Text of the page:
Sunday, June 17, 2012

If Not Just For a Little While....

Happy Father's Day! We asked Rett Dads to be our guest bloggers for this past week. Just because these girls have Rett Syndrome does not mean they are not still "Daddy's Little Girl" .... times one million! To all the Rett Dads - thank you for your special role in raising these very special girls.

We have laughed and cried at the words you all have been able to put down on paper. You are all amazing fathers, advocates, and fighters. You embody the love and hope and joy within your girls, and inspire others to do the same.

Thank you.

Pete Curry, Maisy's dad: "No Laughter? No fun? No thank you."
Bill Hileman, Brynn's dad: "Be Happy No Matter How Large the Obstacle"
Sean Schenk, Kristyn's dad: "I just have to love Kristyn with all my heart."
Bill Farnum, Ella's dad: So Weak So Strong  
David Luntz, Maryjane's dad: "My Little Country Girl"
Roger Brooks, Juliana's dad: All Our Girls Are Special  
Justin Johnson, Nora's dad: Just a Girl


TODAY'S POST: Blog #8: Manny Gutierrez, Anna's dad

The other day, I was on a walk with my son, Gabriel, when I received a phone call from a colleague of mine. Suddenly, I noticed Gabe was almost half a block ahead of me. When he arrived to the street corner, he looked both ways and crossed the street. He is six years old, and we have never let him cross the street by himself. I ran up to him and asked, “Gabe, why are you walking ahead of me?” He looked up and said, “Because I want to look like an eighth grader, Dad.”

I remember when I was a kid and wanting to walk ahead of my parents by a few paces, as if I were walking by myself. However, that wasn’t until sixth grade at the earliest. Here was this little muppet of a man, my first grader, trying to walk tall in his tiny shoes.

I am not ready for this moment in parenting

“Gabe,” I begin to say, “I think you are a very smart and good young boy. I believe that if I told you to walk from our house to your class, by yourself, that you could. I believe that once you were done, you would know how to get home, by yourself. But I am walking with you, not just because I want to know that you are safe, but because I want to be with you. And when you grow up to be a big eighth grader, guess what? I’m still going to want to walk with you. And when you are in college, I am still going to want to walk with you. So Gabe, can you do me a favor?”

Looking contemplatively away from me, he asked, “Yes, Dad?”

“Can you just walk with me right now, just for a little while?’

He looked up at me, thought about it for a second, and said, “Sure.”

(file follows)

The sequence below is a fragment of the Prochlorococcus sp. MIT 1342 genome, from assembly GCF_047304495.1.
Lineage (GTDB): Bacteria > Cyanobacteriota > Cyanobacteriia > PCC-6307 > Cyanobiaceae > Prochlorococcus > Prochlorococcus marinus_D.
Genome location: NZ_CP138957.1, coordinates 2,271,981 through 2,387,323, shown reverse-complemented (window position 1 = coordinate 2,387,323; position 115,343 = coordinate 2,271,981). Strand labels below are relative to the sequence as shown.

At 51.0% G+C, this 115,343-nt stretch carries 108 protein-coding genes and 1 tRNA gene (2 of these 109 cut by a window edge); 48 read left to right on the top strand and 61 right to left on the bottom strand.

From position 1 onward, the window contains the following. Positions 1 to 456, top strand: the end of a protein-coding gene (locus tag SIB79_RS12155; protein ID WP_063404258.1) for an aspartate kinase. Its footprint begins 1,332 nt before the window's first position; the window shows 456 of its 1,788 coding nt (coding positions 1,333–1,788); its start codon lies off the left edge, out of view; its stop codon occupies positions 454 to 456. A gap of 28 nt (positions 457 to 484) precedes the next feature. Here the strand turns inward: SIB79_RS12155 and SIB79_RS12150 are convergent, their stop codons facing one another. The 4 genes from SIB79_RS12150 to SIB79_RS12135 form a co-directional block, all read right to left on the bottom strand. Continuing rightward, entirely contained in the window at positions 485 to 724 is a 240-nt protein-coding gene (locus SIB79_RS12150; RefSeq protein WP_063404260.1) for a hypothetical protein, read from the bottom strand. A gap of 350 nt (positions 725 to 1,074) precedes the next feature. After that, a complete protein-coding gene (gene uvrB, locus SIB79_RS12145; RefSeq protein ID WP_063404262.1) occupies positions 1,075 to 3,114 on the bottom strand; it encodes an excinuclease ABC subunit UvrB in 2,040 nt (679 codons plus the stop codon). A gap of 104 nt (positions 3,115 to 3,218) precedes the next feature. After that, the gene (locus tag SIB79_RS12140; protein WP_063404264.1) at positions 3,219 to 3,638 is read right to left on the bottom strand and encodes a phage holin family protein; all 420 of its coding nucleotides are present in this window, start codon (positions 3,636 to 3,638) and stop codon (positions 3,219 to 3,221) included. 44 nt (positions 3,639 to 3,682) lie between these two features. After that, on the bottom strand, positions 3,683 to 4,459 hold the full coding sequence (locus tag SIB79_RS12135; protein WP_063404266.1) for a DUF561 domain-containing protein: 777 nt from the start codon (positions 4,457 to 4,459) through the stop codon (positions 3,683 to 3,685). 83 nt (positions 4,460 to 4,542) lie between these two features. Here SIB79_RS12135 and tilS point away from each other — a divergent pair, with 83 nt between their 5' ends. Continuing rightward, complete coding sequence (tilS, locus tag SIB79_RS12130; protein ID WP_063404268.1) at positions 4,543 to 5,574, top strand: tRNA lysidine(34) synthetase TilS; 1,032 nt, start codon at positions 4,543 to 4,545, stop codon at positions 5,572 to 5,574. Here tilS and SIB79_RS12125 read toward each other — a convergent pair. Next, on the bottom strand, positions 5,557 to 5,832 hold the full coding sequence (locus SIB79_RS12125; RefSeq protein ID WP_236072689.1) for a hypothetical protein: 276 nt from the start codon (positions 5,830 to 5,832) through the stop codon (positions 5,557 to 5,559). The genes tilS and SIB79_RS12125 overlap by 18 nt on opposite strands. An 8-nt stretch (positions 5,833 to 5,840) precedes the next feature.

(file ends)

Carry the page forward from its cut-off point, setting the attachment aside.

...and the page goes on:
My daughter Anna is three years old. She has Rett Syndrome. Despite the obvious hardships that come with that severity of a diagnosis for her and for our family, I am truly honored to be my children’s father.

However, like most parents, I get busy with so many other things in life that seem so important in our day-to-day. I find myself growing more concerned about where our money is going each month then how my kid’s days went. I become more worried about different projects I am working on then trying to do something with my family. And yet, with my constant distractions of “responsibilities,” I turn to my daughter, pick her up, and she looks deeply into me, with nothing but thanks and happiness that I took the time to be
with her.

When I held her today, I was reflecting on my talk with Gabe, and how all of a sudden the roles were reversed. She looked at me as if to say, “Can you just be with me right now, if just for a little while?”

I knew from a young age I wanted to have children. I looked forward to the days that I could spend time with a family of my own. Being the good dad. The one who would teach my son to play ball, to jump into the day-to-day and be the good father I was always meant to be.

Then Rett Syndrome happened.

Suddenly you are not allowed to just mail it in for a day anymore. You can’t come home and just take the time to yourself to get ready for the next leg of it. You are either in or you are out in this Rett world that we live in.

It’s not enough to be good. You have to be great.

Because when your daughter looks up at you with those eyes, you have to be prepared to meet that gaze with integrity.

Knowing that you were there that day… To carry her when know one else could, because you are the one with the strongest shoulders. To fill-in the blanks, because as amazing as their mothers are, they don’t have the answers to everything. To catch them when they lay tired from their struggles, because everyone at some time reaches a breaking point. And then they will turn to you for comfort.

It maybe a lonely path at times, but it is the one thrust upon us by circumstance, by fate, by God… Whatever way, we were chosen. And to that I call us a brotherhood, bound by a virtue that all men and women search for and spend their lives trying to attain: unconditional love.

I never knew I could love so much.

For one Father’s Day, I would wish that I would not have to be so much to her, but allow her to just be so much to me.

And that some day, I can say to her, “Can you do me a favor? Can you just walk with me? If not just for a little while?”

-Manny Gutierrez


  1. Manny, what a beautiful and thoughtful blog. Thank you for sharing.
    Carrie (Mom to Elizabeth(RS) and Charlie and Wife to Chris)